There are so many awards these days, often for doing nothing more than your paid job (Oscars and Brits), that it is good to read about the Sam Adams award for Integrity in Intelligence.
The 2013 winner of the Sam Adams award is hero-come-traitor Edward Snowden.
Former CIA operative turned whistle-blower Edward Snowden has an increasingly small group of friends and allies. Instead of people condemning their governments for their sleazy antics too many people have decided to shoot the messenger. This means that Edward Snowden is viewed as the devil incarnate by many.
However, not all people are so quick to side with the authorities and refuse to acknowledge the service Snowden has done for people of the world. Among Snowden's fans are a group of former CIA operatives who annually hand out the Sam Adams award for Integrity in Intelligence.
Wikipedia describes the award as:
The Sam Adams Award is given annually by the Sam Adams Associates for Integrity in Intelligence, a group of retired CIA officers, to an intelligence professional who has taken a stand for integrity and ethics. It is named after Samuel A. Adams, a CIA whistleblower during the Vietnam War, and takes the physical form of a "corner-brightener candlestick". Many recipients have been whistleblowers.
In choosing Edward Snowden as this years award winner the team "praised his decision to reveal the extent of US government electronic surveillance of people in the United States and around the world".
The winners of the award since since 2002 are Coleen Rowley, Katharine Gun, Sibel Edmonds, Craig Murray, Samuel Provance, Frank Grevil, Larry Wilkerson, Julian Assange, Thomas Andrews Drake and Jesselyn Radack, Thomas Fingar and last, but far from least, Edward Snowden.
Who was Sam Adams though, you may be asking?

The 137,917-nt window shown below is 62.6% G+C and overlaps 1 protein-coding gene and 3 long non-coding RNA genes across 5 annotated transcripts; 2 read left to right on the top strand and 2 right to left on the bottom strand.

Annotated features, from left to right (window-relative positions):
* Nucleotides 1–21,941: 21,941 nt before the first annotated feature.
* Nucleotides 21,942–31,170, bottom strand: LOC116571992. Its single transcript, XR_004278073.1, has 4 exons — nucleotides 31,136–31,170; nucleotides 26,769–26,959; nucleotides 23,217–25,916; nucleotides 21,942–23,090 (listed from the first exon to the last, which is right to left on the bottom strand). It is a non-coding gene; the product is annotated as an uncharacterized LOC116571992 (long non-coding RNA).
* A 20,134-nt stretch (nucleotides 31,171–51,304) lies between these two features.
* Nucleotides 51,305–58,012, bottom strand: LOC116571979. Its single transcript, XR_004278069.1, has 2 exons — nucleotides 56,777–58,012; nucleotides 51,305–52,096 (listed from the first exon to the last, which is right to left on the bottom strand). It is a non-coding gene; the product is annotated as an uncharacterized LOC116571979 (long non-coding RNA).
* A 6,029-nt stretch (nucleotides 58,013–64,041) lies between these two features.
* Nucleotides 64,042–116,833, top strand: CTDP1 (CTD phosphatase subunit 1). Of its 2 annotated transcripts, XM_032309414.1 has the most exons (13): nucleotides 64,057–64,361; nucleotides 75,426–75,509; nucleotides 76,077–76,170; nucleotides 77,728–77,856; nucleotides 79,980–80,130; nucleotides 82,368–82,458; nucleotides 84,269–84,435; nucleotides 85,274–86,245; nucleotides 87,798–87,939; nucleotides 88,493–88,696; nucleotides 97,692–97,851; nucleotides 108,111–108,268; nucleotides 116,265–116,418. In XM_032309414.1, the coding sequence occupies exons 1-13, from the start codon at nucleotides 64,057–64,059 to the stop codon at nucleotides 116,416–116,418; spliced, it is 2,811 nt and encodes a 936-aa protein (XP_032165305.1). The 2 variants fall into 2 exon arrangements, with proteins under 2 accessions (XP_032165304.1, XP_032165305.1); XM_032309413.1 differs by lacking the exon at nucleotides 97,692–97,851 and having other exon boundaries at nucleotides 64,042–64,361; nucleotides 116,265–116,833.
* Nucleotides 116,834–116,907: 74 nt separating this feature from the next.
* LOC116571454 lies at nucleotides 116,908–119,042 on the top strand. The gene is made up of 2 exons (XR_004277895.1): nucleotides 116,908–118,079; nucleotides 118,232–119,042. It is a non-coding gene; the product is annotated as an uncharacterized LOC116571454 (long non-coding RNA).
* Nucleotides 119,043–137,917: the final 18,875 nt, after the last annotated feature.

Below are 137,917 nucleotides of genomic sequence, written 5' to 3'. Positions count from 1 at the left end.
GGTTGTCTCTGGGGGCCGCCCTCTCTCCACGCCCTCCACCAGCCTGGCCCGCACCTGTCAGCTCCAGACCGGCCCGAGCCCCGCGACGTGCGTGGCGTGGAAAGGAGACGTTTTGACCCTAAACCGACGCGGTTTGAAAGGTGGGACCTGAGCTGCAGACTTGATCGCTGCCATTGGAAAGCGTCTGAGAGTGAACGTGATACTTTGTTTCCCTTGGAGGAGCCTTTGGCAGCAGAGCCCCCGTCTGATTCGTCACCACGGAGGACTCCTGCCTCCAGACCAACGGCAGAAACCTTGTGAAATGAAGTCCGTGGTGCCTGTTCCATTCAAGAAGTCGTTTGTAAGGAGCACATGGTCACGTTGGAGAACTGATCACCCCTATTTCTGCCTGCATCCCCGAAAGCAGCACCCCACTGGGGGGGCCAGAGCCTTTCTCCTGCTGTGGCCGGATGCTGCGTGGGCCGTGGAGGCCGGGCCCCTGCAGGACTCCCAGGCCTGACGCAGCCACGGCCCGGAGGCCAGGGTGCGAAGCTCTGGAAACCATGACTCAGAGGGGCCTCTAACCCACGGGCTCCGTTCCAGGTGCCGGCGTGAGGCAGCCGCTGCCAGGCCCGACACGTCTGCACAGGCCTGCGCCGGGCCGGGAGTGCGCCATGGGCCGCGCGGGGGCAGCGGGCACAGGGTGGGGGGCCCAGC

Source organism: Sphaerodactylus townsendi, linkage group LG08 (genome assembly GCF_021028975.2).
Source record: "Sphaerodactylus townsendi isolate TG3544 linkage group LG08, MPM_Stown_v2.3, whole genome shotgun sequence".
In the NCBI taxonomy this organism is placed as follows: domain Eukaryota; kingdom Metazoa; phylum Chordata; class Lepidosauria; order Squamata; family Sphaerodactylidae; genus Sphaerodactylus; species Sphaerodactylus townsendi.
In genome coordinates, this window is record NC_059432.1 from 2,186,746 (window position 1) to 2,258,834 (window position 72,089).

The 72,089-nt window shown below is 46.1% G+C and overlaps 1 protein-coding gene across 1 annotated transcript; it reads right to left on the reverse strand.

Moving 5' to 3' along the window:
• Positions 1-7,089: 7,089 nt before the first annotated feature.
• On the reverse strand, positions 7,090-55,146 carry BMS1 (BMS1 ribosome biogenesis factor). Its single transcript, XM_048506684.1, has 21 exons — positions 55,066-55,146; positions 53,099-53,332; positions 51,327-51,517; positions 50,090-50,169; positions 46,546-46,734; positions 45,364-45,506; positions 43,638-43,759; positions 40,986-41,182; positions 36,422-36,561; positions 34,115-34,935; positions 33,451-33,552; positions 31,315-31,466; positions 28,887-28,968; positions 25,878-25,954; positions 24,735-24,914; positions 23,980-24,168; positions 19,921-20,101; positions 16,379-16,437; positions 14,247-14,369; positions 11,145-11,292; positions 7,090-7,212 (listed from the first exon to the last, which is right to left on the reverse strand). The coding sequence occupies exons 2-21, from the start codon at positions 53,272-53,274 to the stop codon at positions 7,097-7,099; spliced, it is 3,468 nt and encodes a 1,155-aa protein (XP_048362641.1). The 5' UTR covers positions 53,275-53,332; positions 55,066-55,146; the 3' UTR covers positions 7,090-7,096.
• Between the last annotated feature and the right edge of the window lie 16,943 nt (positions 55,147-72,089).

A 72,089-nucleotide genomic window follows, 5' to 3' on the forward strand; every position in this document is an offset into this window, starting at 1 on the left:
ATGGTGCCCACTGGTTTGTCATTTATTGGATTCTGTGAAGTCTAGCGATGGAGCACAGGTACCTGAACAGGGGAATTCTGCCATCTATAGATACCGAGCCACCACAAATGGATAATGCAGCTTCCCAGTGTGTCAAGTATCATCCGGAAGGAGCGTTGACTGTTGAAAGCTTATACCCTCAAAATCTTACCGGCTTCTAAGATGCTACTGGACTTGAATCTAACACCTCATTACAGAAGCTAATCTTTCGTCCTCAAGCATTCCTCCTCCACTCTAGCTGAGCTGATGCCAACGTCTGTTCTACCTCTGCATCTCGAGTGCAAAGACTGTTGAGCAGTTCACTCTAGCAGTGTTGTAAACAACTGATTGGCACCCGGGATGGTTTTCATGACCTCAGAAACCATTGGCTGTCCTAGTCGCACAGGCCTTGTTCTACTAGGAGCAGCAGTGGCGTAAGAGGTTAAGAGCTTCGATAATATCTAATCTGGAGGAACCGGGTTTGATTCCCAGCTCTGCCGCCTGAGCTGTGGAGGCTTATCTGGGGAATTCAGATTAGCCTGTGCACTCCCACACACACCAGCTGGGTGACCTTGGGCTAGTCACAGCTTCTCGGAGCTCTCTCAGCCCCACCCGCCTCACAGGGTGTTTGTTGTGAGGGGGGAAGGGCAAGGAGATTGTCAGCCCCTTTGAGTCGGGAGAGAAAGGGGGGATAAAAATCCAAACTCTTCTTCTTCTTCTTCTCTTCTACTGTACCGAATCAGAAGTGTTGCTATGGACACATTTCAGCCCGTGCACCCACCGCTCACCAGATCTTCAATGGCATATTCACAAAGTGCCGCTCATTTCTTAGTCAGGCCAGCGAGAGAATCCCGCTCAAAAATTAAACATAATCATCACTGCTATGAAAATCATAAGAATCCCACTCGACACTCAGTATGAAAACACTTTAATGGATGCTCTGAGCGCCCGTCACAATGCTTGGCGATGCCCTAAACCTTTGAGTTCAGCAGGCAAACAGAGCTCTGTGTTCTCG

In 1967, Adams discovered that there were over 500,000 North Vietnamese and Vietcong armed guerrilla fighters – twice the number that the U.S. command acknowledged. The Army feared that if Adams' information became public, the war effort would suffer. Adams pressed higher-ups for honesty and accountability, but chose to utilize only inside channels.
Pentagon Papers whistleblower Daniel Ellsberg, in his first reported leak, provided Adams' data to The New York Times in March 1968. Later, at the trial of Daniel Ellsberg and Anthony Russo, Adams detailed his belief that political pressure influenced the military to depict the North Vietnamese and Vietcong in 1967 as weaker than they actually were. Adams died of a heart attack in 1988.
For those who condemn Snowden for stealing official documents, take note; that is what blowing the whistle invariably entails.
This week there are conflicting reports that Snowden has been offered asylum in Venezuela, accepted it and that the US administration has already sents in extradition request to that country pre-empting the arrival of Snowden.
How on earth he can get to that country is the big money question. As the US and other countries have already forcibly diverted and downed a presidential plane from Bolivia it is fair to say they will stop at nothing to prevent Snowden reaching asylum.
This leaves us wondering just what they have to fear from Snowden?
It is now widely accepted that any information still to be leaked is already in the hand of journalists and others, which could be why Snowden turned down Putin's strings attached asylum offer.
To quote Jack Nicholson in A Few Good Men it seems that many people "Cannot handle the truth". That is a sad state of affairs and I for one am glad that the Sam Adams award has gone to Edward Snowden, and that there are still such brave souls in this world.
Will Snowden accept Venezuelan asylum and how can he get there